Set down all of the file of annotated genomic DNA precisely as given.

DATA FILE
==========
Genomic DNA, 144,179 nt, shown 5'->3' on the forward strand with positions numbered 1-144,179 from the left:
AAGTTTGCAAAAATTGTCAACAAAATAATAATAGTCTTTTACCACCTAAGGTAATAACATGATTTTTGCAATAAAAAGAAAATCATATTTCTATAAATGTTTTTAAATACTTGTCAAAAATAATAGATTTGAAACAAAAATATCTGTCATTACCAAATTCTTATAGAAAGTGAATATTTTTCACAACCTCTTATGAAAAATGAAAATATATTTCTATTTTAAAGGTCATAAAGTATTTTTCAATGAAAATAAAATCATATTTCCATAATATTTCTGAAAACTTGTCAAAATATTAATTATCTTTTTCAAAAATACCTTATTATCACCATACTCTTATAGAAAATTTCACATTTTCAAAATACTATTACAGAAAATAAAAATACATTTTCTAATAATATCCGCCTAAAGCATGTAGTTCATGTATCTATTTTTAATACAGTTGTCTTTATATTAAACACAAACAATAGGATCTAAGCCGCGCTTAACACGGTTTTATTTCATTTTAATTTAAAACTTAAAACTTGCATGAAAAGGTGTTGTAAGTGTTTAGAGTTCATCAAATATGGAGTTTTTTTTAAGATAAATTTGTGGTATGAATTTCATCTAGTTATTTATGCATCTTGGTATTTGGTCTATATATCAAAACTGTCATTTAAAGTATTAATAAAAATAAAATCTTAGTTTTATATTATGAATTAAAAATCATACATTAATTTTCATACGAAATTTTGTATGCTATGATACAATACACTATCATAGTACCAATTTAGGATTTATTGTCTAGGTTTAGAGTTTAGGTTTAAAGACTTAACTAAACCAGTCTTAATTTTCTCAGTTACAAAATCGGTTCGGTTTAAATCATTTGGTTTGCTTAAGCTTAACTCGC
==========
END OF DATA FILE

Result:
Genomic DNA, 144,179 nt, shown 5'->3' on the forward strand with positions numbered 1-144,179 from the left:
AAGTTTGCAAAAATTGTCAACAAAATAATAATAGTCTTTTACCACCTAAGGTAATAACATGATTTTTGCAATAAAAAGAAAATCATATTTCTATAAATGTTTTTAAATACTTGTCAAAAATAATAGATTTGAAACAAAAATATCTGTCATTACCAAATTCTTATAGAAAGTGAATATTTTTCACAACCTCTTATGAAAAATGAAAATATATTTCTATTTTAAAGGTCATAAAGTATTTTTCAATGAAAATAAAATCATATTTCCATAATATTTCTGAAAACTTGTCAAAATATTAATTATCTTTTTCAAAAATACCTTATTATCACCATACTCTTATAGAAAATTTCACATTTTCAAAATACTATTACAGAAAATAAAAATACATTTTCTAATAATATCCGCCTAAAGCATGTAGTTCATGTATCTATTTTTAATACAGTTGTCTTTATATTAAACACAAACAATAGGATCTAAGCCGCGCTTAACACGGTTTTATTTCATTTTAATTTAAAACTTAAAACTTGCATGAAAAGGTGTTGTAAGTGTTTAGAGTTCATCAAATATGGAGTTTTTTTTAAGATAAATTTGTGGTATGAATTTCATCTAGTTATTTATGCATCTTGGTATTTGGTCTATATATCAAAACTGTCATTTAAAGTATTAATAAAAATAAAATCTTAGTTTTATATTATGAATTAAAAATCATACATTAATTTTCATACGAAATTTTGTATGCTATGATACAATACACTATCATAGTACCAATTTAGGATTTATTGTCTAGGTTTAGAGTTTAGGTTTAAAGACTTAACTAAACCAGTCTTAATTTTCTCAGTTACAAAATCGGTTCGGTTTAAATCATTTGGTTTGCTTAAGCTTAACTCGC